33Figure 3 plots the comparison between the national birth-rate with that of the four communities studied.

Fig. 3

Trend of the birth-rate in Italy and the four communities (1922-1941)

Fig. 3

Trend of the birth-rate in Italy and the four communities (1922-1941)

34As we can see, the evolution of the birth-rate during the twenty-year period continued to follow the downward trend already underway prior to World War I. This trend underwent different trajectories in the variegated Italian context. In 1922 the rate was higher than 30 per thousand ; after twenty years, after the start of the war, it was just over 20 per thousand. The exceptions include a small recovery in 1930 and another that appears to be most consistent, at least in terms of duration, from 1938 to 1940. The four communities studied give us a picture that at least partly reflects these characteristics.

35The birth-rate patterns in the four communities, while not in contrast with the national trend, are, as can be seen, extremely diversified. The highest values are those of Alghero, that, even in the inevitable shifting from positive to negative rates, shows a steady trend which even rises at the end of the period. Although with lower levels, akin to the national trend, the birth-rate pattern in Turriaco also manifests a tendency towards growth. Those in Emilia and particularly in Tuscany, on the other hand, show a decisively downward trend.

36The data on these communities refer to populations with diverse structures and behaviour patterns. Only a micro-level analysis can effectively evaluate if there was a change in reproductive behaviour that can be attributed to a new climate that favoured fertility levels. For this reason we devised a logistical model that allows for a more detailed investigation of the relationship between governmental policies and fertility. The Event History Analysis technique was adopted ; a statistical procedure based on longitudinal data that allows for measuring the probability of an event in a certain unit of time – or rather its risk – in relation to a series of both fixed and time-dependent covariates (Allison, 1982). In this case the dependent variable is having a child or not in a given year (Tab. 2).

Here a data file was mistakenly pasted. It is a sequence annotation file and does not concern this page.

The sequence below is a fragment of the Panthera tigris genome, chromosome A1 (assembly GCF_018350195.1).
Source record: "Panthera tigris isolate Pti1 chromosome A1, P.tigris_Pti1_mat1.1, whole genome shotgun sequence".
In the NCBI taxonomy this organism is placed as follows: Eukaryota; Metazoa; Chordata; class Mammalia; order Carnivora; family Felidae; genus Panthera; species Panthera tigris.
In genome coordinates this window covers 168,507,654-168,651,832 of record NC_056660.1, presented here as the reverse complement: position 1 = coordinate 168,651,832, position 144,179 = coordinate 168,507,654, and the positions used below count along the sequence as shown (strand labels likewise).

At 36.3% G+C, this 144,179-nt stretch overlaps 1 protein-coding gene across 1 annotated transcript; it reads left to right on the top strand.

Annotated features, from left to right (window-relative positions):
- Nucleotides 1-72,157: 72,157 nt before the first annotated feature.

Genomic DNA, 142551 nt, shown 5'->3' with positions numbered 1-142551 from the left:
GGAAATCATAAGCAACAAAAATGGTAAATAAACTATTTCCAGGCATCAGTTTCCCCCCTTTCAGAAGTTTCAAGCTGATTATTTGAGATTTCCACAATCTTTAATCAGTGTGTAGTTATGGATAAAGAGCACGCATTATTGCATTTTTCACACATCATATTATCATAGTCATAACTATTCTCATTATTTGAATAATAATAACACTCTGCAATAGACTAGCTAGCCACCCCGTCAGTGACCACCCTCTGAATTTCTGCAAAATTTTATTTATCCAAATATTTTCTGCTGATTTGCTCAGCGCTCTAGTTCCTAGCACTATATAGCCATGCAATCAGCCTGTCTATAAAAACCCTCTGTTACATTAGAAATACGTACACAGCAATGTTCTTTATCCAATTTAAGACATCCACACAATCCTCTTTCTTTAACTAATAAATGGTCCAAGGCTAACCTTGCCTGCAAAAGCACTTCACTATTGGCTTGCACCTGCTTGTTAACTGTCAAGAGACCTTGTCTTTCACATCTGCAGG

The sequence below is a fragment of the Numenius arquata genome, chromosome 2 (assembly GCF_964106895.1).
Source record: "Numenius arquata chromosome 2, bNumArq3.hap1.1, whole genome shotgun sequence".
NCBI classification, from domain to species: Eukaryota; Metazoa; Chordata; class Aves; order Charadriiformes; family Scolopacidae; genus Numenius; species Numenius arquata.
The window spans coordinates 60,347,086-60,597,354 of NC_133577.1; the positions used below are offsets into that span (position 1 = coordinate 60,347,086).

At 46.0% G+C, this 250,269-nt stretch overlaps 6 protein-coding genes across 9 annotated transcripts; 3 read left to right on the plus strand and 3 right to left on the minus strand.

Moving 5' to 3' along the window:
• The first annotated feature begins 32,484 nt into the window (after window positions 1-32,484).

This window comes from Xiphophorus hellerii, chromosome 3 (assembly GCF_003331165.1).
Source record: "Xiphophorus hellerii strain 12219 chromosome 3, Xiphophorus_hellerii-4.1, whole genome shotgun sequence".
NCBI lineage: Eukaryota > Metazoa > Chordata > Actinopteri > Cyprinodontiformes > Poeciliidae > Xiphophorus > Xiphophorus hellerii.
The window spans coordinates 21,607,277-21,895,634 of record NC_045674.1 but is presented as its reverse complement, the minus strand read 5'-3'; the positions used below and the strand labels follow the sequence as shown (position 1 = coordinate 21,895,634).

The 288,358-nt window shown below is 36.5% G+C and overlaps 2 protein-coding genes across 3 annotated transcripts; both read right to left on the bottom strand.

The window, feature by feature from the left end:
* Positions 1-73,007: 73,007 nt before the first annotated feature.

Tab. 2

Risk of having a child in the year. Completed family size of ever-married women in the four populations

Tab. 2
Variables Turriaco Novellara Casalguidi Alghero Freq. OR Freq. OR Freq. OR Freq. OR Age 33.5 0.889 33.4 0.901 33.3 0.903 33.4 0.931 Period (ref. 1930-37) 40.7 1.000 41.9 1.000 41.2 1.000 39.6 1.000 1920-24 14.0 1.810 13.9 1.897 14.6 1.463 16.4 1.302 1925-29 18.4 1.192 19.4 1.312 20.5 1.171 20.8 1.070 1938-41 26.8 0.975 24.9 0.871 23.7 0.939 23.1 0.962 Age at first marriage (ref. <25) 67.6 1.000 71.7 1.000 75.4 1.000 70.5 1.000 25-29 24.6 1.487 21.0 1.467 19.4 1.687 22.4 1.133 30+ 7.8 2.050 7.3 1.689 5.2 2.015 7.2 1.242 Birth place (ref. Province district) 56.4 1.000 87.4 1.000 90.4 1.000 95.8 1.000 Elsewhere 43.6 1.181 12.6 1.209 9.6 1.544 4.2 0.802 Educational qualific. (ref. Primary) 56.3 1.000 70.8 1.000 39.9 1.000 52.1 1.000 None 42.0 1.092 27.9 1.198 59.0 1.270 45.3 1.217 Lower super., Super., University 1.7 0.740 1.4 0.759 1.2 0.522 2.6 0.714 House possession (ref. Own) 75.6 1.000 41.8 1.000 39.7 1.000 39.2 1.000 Rent 20.9 1.415 58.2 1.237 51.6 1.033 60.8 1.045 Unknown 3.5 0.598 - - 8.8 0.985 - - House quality (ref. Low) 8.1 1.000 17.7 1.000 14.0 1.000 6.3 1.000 Medium 76.9 0.901 65.5 0.966 73.5 1.022 89.5 1.324 High 15.1 0.829 16.8 1.006 12.4 0.804 4.3 1.052 Woman-years 4605 19666 9932 6105 Births 770 3435 1547 1656

Risk of having a child in the year. Completed family size of ever-married women in the four populations

Note : in bold parameters significant at p<0.05

37The independent variables of the model take into account certain characteristics of the women and the period under consideration. The time variable has been modulated in a way as to consider the period after 1938 separately, to verify the trend of the fertility rate after the measures introduced by the Gran Consiglio del Fascismo. We therefore adopted the preceding period (1930-37) as the reference category, to form a direct comparison between the years pre and post reform.